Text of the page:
24 Jul 2020

Soil Health

What is soil, how it is formed, climate and human intervention.

What’s is soil? 

All soil is made up of inorganic mineral particles, organic matter (including living things), air and water.

Inorganic mineral particles

Inorganic mineral particles make up more than half the volume of soil. These particles come from rocks – the parent material that formed the soil. Soil mineral particles are sorted into three groups based on their size – sand, silt and clay. Sand particles are the biggest and clay particles are the smallest. If you rub soil between your fingers, the sand particles make it feel gritty. Silt soils feel smooth and floury. A slick or sticky feel comes from clay.

Organic matter (living and non-living)

Soil is home to an amazing amount of life. Some living things are big so we can see them, but most aren’t. Soil is full of life – billionsof bacteria, fungi and other microorganisms. Scientists think there is more life in one teaspoon of healthy soil than there are people living on Earth!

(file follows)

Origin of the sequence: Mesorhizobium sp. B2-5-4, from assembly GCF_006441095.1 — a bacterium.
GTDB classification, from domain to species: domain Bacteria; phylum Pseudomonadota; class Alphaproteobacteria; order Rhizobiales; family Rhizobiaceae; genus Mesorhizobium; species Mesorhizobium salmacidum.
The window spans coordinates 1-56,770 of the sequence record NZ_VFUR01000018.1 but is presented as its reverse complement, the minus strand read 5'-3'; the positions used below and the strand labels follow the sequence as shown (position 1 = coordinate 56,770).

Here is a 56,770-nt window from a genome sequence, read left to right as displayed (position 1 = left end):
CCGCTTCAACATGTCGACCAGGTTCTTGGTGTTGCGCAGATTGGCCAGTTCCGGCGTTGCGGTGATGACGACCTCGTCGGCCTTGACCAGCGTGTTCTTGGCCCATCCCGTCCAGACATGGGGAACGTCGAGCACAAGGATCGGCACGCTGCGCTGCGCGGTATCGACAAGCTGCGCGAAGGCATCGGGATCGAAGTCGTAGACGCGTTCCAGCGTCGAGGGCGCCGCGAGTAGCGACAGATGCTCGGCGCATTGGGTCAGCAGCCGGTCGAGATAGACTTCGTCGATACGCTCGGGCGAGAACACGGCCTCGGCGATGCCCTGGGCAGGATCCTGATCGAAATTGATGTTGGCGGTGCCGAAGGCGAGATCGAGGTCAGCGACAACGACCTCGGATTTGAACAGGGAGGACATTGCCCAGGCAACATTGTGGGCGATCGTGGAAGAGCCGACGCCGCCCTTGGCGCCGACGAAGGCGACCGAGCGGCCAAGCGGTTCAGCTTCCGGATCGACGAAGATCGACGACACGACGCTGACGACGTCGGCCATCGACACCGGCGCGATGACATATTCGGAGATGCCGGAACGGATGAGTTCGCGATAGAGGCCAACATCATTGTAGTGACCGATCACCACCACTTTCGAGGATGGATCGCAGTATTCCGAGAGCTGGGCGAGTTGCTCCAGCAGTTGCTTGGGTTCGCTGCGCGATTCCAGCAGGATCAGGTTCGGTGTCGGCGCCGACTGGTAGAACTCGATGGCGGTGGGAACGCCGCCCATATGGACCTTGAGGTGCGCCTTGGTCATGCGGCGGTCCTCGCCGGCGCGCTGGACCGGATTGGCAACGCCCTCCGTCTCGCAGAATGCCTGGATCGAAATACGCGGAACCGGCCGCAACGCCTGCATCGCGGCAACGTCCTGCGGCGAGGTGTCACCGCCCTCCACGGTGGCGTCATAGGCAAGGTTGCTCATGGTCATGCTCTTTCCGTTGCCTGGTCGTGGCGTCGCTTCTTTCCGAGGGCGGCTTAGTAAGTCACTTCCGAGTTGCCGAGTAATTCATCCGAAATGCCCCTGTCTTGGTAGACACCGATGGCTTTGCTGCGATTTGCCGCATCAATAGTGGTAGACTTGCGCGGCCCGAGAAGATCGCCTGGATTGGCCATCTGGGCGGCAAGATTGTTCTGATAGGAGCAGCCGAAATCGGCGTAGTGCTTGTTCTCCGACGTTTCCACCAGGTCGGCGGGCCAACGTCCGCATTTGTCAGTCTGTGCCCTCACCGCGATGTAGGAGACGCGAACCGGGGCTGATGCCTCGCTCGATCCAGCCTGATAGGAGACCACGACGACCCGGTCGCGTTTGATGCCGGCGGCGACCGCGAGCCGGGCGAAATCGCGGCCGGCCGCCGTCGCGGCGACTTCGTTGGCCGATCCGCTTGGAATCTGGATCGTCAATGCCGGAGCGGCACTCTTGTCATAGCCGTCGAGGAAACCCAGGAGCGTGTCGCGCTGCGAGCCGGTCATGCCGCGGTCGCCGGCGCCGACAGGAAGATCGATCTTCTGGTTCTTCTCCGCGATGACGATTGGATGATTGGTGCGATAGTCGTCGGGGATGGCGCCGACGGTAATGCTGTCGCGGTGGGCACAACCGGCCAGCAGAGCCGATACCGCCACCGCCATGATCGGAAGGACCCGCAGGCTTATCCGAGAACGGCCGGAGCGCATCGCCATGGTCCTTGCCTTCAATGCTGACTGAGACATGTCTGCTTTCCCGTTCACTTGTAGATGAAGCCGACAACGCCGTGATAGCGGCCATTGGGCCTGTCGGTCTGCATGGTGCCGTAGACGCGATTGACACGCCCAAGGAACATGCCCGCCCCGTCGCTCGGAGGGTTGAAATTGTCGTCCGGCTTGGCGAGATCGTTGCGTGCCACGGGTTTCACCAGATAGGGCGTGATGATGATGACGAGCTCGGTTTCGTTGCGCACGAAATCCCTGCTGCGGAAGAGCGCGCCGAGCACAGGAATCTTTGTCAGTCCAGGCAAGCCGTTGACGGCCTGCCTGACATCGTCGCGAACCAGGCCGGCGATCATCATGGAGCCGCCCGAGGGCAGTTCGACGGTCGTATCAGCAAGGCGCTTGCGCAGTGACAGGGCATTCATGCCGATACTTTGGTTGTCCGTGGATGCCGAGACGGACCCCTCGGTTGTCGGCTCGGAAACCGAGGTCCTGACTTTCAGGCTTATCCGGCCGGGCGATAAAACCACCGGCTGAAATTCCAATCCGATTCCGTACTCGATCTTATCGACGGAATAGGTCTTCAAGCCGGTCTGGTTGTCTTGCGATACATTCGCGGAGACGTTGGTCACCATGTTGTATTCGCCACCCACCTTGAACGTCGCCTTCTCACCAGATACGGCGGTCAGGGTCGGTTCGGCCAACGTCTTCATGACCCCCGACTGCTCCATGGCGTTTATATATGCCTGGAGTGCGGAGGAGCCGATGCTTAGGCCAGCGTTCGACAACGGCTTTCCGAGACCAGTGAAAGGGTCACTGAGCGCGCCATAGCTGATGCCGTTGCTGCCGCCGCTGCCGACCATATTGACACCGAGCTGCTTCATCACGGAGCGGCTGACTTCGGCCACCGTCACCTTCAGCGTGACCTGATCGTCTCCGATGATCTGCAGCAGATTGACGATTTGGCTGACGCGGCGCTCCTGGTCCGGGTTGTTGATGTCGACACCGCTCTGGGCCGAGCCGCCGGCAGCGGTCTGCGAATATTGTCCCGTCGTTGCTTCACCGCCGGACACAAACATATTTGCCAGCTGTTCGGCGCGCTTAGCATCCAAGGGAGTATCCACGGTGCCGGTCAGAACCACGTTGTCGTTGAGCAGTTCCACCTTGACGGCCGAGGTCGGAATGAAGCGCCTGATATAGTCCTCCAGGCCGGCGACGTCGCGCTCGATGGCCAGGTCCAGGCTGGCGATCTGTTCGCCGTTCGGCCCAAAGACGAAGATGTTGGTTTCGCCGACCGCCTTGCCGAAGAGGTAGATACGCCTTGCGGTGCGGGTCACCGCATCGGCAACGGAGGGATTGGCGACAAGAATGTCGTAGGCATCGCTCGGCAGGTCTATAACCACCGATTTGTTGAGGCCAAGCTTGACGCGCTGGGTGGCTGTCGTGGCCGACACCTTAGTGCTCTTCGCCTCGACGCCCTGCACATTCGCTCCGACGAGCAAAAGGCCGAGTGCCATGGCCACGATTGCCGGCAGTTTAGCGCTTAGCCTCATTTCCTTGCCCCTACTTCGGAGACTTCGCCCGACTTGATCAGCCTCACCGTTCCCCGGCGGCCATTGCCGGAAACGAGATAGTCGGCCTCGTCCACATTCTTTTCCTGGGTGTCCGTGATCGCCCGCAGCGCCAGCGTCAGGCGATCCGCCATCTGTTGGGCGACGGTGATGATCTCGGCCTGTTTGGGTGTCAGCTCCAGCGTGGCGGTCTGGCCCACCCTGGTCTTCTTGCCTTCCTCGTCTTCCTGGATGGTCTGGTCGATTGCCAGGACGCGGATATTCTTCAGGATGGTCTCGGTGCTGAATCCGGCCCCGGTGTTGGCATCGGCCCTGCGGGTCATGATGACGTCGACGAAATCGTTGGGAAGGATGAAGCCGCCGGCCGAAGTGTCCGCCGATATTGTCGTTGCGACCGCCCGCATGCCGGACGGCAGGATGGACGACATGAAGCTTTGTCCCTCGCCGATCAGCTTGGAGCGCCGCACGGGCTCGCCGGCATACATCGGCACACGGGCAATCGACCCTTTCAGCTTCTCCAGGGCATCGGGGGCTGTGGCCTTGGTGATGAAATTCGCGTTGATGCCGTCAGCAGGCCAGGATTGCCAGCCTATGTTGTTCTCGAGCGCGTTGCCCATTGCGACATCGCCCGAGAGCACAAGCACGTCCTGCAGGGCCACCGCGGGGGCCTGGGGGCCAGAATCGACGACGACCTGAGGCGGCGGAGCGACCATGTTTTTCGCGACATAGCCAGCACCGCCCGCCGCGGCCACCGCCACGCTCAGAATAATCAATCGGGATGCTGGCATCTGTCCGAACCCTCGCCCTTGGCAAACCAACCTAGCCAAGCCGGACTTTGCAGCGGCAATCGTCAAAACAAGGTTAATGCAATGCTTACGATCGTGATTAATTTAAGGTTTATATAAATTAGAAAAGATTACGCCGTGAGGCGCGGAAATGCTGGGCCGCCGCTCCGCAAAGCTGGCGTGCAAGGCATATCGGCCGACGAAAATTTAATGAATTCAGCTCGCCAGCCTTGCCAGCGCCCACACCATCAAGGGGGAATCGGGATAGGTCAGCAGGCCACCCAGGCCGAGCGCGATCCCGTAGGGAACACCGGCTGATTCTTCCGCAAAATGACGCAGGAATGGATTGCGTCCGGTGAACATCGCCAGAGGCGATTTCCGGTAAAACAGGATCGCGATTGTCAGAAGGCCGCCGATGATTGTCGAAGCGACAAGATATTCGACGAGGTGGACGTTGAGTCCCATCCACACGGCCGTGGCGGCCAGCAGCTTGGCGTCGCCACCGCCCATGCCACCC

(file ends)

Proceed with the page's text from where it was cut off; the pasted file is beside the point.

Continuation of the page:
The other component of organic matter is humus. It comes from dead plants and animals and the waste products of living things. When we add compost to the soil, we are adding humus.

Organic matter makes up a small part of the soil, but it plays a really important role. The living organisms in soil recycle nutrients. Humus stores the nutrients and water for plants. Organic matter makes it easier to work the soil by loosening it and making it less dense – this allows the plant roots to penetrate and grow more easily and also allows water air and nutrients to permeate.

Air and water

Air and water may make up almost half the volume of healthy soil! Air and water are in small spaces called pores between soil particles. Plants and soil animals need the air and water to live and grow.

Soils vary from area to area

All soils have some things in common. They are all made of mineral particles, organic matter, air and water – but soils are also different due to how and where they were formed.

Five factors influence soil formation: parent material, climate, living organisms, topography and time.